As you know, Mr. Lobaina is president of the Cuban Youth Movement for Democracy, and one of the most recognized dissidents in Cuba. He was jailed for more than five years for the crimes of “disrespect,” “public disorder,” and “damage,” and became the object of a worldwide Amnesty International campaign to free him as a prisoner of conscience.
The global civil society organizers of the Geneva Summit invited Mr. Lobaina to be a distinguished panel speaker at their conference. He duly received all necessary approval from the Swiss authorities. However, the Cuban government has refused to grant Mr. Lobaina permission to exit, thereby preventing him from participating at this important gathering of human rights defenders.
Under Article 13 of the Universal Declaration of Human Rights, “Everyone has the right to leave any country, including his own, and to return to his country.” Article 12 of the International Covenant on Civil and Political Rights similarly guarantees that “Everyone shall be free to leave any country, including his own.” This right “shall not be subject to any restrictions except those which are provided by law, are necessary to protect national security, public order (ordre public), public health or morals or the rights and freedoms of others, and are consistent with the other rights recognized in the present Covenant.” In General Comment No. 27 (1999), the UN Human Rights Committee established that restrictions on the right to leave must be “provided by law, must be necessary in a democratic society for the protection of these purposes and must be consistent with all other rights recognized in the Covenant.” None of these conditions have been met by Cuba’s restrictions in the present case.
Article 5c of the Declaration on Human Rights Defenders, adopted by the UN General Assembly on December 9, 1998, guarantees that “[f]or the purpose of promoting and protecting human rights and fundamental freedoms, everyone has the right, individually or in association with others, at the national and international levels […] to communicate with nongovernmental or intergovernmental organizations.”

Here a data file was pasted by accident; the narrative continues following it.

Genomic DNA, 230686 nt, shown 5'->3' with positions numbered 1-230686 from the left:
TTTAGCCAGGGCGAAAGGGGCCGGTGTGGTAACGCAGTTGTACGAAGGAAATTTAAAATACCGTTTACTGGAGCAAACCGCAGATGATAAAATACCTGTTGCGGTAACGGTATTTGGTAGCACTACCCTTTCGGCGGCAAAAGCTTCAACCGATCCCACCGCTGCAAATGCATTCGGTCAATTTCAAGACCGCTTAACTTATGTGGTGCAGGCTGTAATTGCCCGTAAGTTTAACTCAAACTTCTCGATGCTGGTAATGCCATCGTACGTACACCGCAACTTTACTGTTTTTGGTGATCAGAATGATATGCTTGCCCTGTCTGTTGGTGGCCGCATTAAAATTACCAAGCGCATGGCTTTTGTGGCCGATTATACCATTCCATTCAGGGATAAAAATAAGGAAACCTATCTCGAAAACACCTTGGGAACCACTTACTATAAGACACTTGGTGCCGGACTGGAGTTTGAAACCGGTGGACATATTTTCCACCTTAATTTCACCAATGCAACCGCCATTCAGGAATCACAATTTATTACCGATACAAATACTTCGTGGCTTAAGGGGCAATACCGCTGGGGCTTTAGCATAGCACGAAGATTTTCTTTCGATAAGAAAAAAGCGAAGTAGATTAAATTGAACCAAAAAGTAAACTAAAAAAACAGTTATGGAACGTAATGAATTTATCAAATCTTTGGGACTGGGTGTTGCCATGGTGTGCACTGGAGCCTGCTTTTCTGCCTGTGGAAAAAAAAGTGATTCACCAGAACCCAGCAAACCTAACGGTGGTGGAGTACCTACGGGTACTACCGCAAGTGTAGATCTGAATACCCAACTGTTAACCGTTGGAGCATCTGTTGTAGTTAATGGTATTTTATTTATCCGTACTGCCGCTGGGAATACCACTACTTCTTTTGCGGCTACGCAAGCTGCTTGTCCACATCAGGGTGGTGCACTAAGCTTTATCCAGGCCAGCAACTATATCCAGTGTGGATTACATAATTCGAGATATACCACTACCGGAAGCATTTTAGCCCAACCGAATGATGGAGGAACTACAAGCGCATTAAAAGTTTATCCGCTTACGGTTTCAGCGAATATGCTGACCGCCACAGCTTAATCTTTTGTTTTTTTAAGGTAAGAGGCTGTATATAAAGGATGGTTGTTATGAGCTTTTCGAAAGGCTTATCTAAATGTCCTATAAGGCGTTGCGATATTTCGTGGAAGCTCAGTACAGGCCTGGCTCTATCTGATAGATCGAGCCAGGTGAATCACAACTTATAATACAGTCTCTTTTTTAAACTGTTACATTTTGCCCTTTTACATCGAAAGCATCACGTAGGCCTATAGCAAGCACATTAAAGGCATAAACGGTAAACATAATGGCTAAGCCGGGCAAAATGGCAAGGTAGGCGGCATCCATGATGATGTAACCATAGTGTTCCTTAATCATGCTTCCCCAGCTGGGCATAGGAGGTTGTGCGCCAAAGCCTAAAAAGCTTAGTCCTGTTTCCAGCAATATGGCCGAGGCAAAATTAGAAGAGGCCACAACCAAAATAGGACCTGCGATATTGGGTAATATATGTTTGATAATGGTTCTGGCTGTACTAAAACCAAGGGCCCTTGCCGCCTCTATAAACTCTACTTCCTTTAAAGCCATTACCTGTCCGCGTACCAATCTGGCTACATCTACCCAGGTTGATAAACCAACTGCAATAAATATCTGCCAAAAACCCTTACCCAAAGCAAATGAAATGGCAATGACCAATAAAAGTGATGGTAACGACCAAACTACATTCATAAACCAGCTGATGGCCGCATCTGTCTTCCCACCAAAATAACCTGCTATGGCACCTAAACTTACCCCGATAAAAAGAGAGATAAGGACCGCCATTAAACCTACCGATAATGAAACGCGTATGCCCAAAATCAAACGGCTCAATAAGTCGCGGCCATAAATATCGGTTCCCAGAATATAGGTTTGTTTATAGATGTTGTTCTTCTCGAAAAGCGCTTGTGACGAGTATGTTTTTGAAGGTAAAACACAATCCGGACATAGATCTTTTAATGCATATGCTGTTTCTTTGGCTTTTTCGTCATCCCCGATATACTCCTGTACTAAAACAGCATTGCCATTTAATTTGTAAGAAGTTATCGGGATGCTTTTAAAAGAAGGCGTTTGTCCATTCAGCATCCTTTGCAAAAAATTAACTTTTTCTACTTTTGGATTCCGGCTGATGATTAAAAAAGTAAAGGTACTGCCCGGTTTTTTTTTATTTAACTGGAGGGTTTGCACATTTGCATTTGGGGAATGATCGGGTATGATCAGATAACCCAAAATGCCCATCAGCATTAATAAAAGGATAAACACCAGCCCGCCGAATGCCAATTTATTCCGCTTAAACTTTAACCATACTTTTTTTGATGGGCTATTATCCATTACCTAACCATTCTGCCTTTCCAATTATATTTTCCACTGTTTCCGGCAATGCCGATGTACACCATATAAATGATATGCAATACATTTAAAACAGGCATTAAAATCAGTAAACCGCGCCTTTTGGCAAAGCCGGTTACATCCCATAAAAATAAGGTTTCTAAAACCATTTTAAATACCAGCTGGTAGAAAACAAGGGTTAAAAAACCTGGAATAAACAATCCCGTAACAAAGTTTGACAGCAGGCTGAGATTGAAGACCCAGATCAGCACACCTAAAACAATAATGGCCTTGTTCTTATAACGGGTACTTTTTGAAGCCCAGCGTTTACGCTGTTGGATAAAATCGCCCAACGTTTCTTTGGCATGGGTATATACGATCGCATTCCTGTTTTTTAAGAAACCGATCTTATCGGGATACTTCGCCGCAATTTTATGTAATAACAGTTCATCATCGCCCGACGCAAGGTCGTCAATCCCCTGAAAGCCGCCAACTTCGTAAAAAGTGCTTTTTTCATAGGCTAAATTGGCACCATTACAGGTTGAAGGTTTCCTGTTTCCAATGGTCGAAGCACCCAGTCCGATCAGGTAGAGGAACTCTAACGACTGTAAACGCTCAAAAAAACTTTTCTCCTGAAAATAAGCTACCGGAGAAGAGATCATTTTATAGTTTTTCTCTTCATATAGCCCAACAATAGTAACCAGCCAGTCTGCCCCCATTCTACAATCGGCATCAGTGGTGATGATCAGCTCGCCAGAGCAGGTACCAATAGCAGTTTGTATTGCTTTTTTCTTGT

Travel restrictions such as those imposed on Mr. Lobaina unfairly and arbitrarily impair his ability and the ability of his organization to address international forums about human rights concerns in Cuba.
For these reasons, we urge you to intervene with the Cuban authorities to see that they immediately lift these restrictions against Mr. Lobaina. We also urge you to demand that the Cuban authorities ensure in all circumstances that human rights defenders are able to carry out their work without unjustified hindrances.
We look to you and the United Nations to reverse this counter-productive decision to block a human rights defender from conducting his work. We hope this travel ban will be lifted so that Mr. Lobaina can join fellow dissidents this Monday at the Geneva Summit, and thereafter travel without restriction.
Thank you for your urgent attention to this matter.
Paula Schriefer, Director of Advocacy, Freedom House
John Suarez, International Secretary, Directorio
Bart Woord, President, International Federation of Liberal Youth
Tashi Albertini, President, Associazione Ticino Tibet
Hillel Neuer, Executive Director, UN Watch
Maran Turner, Executive Director, Freedom Now
Nazanin Afshin-Jam, President and Co-Founder Stop Child Executions
Ahmad Batebi, Founder, Human Rights Activists in Iran
Gabriel Salvia, Chairman, CADAL
Gibreil I. M. Hamid, President, Darfur Peace and Development Centre
Jacob Mchangama, Head of Legal Affairs, Center for Political Studies
Phil ya Nangoloh, Executive Director, National Society for Human Rights of Namibia
Harris Schoenberg, President, UN Reform Advocates
Carlos E. Tinoco, President, A.C. Socrates de Venezuela
A. P. Gautam, Member Secretary, Nepal International Consumers Union
Aixa Armas, Secretaria General, Espacio Civil
Omar Lopez, Executive Director, Foundation for Human Rights in Cuba
Theodor Rathgeber, German Forum Human Rights
Catherine Waters, Main Representative, Catholic International Education Office
Jaime Vintimilla, Executive Director, CIDES
Kok Ksor, President, Montagnard Foundation
Anne Shay, Justice Contact, Presentation Congregation
Margarita Lacabe, Executive Director, Derechos Human Rights
Joan Powers, Coordinator, Presentation Sisters Victoria Justice Ministry
Tanja Mirabile, INCOMINDIOS Switzerland
Abdurashid Abdulle Abikar, Chairman, Center for Youth and Democracy
Forum Maghrebin Pour L’environneùent et Le Développement Morocco
Ted Brooks, Jr., Executive Director, Committee for Peace and Development Advocacy
Nguyên Hoàng Bao Viêt, Delegate, Vietnamese Writers in Exile Centre
Nguyên Lê Nhân Quyên, Delegate, Vietnamese League for Human Rights
Klaus Netter, Main Representative, Coordinating Board of Jewish Organizations
Jeff King, President, International Christian Concern